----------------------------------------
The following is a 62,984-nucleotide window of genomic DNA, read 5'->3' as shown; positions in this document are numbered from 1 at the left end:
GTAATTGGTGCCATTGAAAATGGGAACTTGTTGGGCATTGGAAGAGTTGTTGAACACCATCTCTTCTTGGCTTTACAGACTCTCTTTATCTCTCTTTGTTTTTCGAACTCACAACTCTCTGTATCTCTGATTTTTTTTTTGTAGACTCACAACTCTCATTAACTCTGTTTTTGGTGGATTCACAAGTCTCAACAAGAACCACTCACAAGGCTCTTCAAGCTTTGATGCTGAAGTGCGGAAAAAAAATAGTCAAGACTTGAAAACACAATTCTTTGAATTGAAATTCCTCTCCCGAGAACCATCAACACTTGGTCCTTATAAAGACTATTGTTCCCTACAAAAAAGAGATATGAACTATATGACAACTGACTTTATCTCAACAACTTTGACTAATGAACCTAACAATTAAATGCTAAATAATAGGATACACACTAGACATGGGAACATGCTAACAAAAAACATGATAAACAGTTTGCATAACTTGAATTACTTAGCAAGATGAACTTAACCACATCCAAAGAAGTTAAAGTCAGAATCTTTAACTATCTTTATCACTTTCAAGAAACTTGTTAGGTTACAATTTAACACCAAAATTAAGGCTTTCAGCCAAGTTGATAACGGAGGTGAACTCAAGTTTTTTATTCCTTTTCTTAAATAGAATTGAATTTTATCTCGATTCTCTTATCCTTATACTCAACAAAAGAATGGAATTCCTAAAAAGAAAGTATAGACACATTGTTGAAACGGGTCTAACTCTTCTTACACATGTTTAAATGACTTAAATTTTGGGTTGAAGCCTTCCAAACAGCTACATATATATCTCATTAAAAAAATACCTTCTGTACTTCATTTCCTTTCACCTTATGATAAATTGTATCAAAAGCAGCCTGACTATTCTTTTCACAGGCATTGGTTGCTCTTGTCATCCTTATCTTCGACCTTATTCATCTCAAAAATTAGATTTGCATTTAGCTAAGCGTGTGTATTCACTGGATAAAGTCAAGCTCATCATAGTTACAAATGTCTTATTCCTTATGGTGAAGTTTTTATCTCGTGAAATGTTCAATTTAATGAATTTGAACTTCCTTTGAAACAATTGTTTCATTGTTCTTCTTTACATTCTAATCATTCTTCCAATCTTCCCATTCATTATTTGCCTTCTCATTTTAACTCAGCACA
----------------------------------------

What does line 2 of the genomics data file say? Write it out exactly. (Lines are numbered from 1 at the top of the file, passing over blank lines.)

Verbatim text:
GTAATTGGTGCCATTGAAAATGGGAACTTGTTGGGCATTGGAAGAGTTGTTGAACACCATCTCTTCTTGGCTTTACAGACTCTCTTTATCTCTCTTTGTTTTTCGAACTCACAACTCTCTGTATCTCTGATTTTTTTTTTGTAGACTCACAACTCTCATTAACTCTGTTTTTGGTGGATTCACAAGTCTCAACAAGAACCACTCACAAGGCTCTTCAAGCTTTGATGCTGAAGTGCGGAAAAAAAATAGTCAAGACTTGAAAACACAATTCTTTGAATTGAAATTCCTCTCCCGAGAACCATCAACACTTGGTCCTTATAAAGACTATTGTTCCCTACAAAAAAGAGATATGAACTATATGACAACTGACTTTATCTCAACAACTTTGACTAATGAACCTAACAATTAAATGCTAAATAATAGGATACACACTAGACATGGGAACATGCTAACAAAAAACATGATAAACAGTTTGCATAACTTGAATTACTTAGCAAGATGAACTTAACCACATCCAAAGAAGTTAAAGTCAGAATCTTTAACTATCTTTATCACTTTCAAGAAACTTGTTAGGTTACAATTTAACACCAAAATTAAGGCTTTCAGCCAAGTTGATAACGGAGGTGAACTCAAGTTTTTTATTCCTTTTCTTAAATAGAATTGAATTTTATCTCGATTCTCTTATCCTTATACTCAACAAAAGAATGGAATTCCTAAAAAGAAAGTATAGACACATTGTTGAAACGGGTCTAACTCTTCTTACACATGTTTAAATGACTTAAATTTTGGGTTGAAGCCTTCCAAACAGCTACATATATATCTCATTAAAAAAATACCTTCTGTACTTCATTTCCTTTCACCTTATGATAAATTGTATCAAAAGCAGCCTGACTATTCTTTTCACAGGCATTGGTTGCTCTTGTCATCCTTATCTTCGACCTTATTCATCTCAAAAATTAGATTTGCATTTAGCTAAGCGTGTGTATTCACTGGATAAAGTCAAGCTCATCATAGTTACAAATGTCTTATTCCTTATGGTGAAGTTTTTATCTCGTGAAATGTTCAATTTAATGAATTTGAACTTCCTTTGAAACAATTGTTTCATTGTTCTTCTTTACATTCTAATCATTCTTCCAATCTTCCCATTCATTATTTGCCTTCTCATTTTAACTCAGCACA